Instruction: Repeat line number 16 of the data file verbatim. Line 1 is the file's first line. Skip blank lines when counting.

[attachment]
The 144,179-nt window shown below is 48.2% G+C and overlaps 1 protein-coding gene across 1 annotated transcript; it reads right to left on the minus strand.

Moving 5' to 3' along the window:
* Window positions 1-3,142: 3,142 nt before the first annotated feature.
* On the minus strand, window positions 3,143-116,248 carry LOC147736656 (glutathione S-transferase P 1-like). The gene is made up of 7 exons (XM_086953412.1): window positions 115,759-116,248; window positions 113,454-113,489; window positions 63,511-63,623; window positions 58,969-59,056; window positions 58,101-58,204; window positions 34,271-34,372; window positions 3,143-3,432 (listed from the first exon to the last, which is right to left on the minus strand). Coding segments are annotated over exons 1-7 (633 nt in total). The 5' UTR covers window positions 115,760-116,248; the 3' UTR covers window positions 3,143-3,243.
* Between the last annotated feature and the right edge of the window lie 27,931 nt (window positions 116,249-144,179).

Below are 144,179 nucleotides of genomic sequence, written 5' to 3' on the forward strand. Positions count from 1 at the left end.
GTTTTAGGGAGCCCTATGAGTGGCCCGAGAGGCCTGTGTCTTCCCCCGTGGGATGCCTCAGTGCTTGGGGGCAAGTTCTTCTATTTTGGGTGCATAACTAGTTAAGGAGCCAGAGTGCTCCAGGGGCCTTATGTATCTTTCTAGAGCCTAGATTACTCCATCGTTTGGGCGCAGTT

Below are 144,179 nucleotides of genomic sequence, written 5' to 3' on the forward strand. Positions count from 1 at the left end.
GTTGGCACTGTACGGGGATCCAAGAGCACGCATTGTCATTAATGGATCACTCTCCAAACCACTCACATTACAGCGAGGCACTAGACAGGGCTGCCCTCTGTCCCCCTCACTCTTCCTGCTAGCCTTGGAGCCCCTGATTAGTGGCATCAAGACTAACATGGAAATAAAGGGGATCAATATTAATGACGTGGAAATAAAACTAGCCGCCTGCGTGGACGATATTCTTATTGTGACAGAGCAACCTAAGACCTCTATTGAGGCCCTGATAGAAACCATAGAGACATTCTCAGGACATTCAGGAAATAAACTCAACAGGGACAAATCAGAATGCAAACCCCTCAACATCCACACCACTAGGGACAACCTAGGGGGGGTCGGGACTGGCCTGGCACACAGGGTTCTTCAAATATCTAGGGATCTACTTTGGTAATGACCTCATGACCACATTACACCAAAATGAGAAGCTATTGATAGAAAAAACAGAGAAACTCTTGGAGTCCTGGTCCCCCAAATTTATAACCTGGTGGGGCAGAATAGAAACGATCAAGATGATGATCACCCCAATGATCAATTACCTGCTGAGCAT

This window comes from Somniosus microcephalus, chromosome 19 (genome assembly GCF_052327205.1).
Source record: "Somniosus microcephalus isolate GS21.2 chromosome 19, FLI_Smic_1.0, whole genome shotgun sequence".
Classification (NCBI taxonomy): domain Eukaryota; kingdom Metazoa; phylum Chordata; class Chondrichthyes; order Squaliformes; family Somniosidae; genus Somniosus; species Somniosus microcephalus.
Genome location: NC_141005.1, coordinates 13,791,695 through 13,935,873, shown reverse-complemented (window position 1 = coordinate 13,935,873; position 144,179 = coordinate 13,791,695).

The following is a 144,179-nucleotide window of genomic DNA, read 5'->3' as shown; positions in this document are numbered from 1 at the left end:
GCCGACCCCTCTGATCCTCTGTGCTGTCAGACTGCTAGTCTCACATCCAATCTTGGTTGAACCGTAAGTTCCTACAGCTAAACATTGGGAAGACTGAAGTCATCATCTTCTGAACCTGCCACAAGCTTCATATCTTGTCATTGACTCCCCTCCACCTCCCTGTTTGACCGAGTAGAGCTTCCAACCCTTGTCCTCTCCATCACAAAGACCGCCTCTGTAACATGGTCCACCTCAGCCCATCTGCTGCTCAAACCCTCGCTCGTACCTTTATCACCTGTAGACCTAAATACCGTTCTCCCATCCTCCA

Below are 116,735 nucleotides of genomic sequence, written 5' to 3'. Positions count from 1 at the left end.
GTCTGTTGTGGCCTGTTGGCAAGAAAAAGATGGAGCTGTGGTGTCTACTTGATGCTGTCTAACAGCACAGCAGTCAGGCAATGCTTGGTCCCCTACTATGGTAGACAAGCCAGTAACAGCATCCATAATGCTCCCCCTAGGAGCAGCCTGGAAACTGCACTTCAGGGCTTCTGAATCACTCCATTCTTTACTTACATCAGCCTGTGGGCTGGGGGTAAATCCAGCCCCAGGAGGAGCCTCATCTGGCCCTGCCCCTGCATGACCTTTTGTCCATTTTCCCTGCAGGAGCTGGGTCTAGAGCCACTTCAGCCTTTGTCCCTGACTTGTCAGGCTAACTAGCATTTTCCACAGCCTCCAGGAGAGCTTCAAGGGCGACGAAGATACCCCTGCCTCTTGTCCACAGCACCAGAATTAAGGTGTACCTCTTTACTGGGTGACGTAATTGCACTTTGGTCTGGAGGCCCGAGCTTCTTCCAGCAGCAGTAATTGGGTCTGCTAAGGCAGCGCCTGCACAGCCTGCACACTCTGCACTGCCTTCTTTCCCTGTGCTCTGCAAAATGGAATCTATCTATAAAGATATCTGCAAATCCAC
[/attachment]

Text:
Below are 116,735 nucleotides of genomic sequence, written 5' to 3'. Positions count from 1 at the left end.